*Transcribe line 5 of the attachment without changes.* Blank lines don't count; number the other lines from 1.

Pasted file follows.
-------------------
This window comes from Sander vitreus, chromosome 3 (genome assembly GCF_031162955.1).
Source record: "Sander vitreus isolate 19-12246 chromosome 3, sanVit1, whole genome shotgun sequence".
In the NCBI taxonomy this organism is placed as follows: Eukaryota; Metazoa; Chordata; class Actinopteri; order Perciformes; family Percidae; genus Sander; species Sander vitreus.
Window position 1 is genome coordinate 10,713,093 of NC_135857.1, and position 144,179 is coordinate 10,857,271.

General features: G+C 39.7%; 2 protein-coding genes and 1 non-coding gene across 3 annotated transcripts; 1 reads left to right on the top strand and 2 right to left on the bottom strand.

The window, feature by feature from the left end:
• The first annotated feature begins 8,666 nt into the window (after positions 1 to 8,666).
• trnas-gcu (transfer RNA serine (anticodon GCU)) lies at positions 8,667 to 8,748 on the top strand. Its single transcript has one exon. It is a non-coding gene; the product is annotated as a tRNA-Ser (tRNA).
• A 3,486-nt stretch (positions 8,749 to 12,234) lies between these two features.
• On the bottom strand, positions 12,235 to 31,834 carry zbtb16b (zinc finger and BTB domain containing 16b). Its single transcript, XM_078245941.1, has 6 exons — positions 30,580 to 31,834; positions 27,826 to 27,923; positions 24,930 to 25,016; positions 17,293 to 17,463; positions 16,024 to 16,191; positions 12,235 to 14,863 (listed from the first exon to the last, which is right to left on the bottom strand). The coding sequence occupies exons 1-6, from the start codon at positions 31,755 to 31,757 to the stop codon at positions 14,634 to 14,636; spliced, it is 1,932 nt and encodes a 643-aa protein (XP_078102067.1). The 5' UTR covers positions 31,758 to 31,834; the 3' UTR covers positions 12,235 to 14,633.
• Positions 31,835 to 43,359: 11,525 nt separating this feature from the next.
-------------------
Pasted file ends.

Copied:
General features: G+C 39.7%; 2 protein-coding genes and 1 non-coding gene across 3 annotated transcripts; 1 reads left to right on the top strand and 2 right to left on the bottom strand.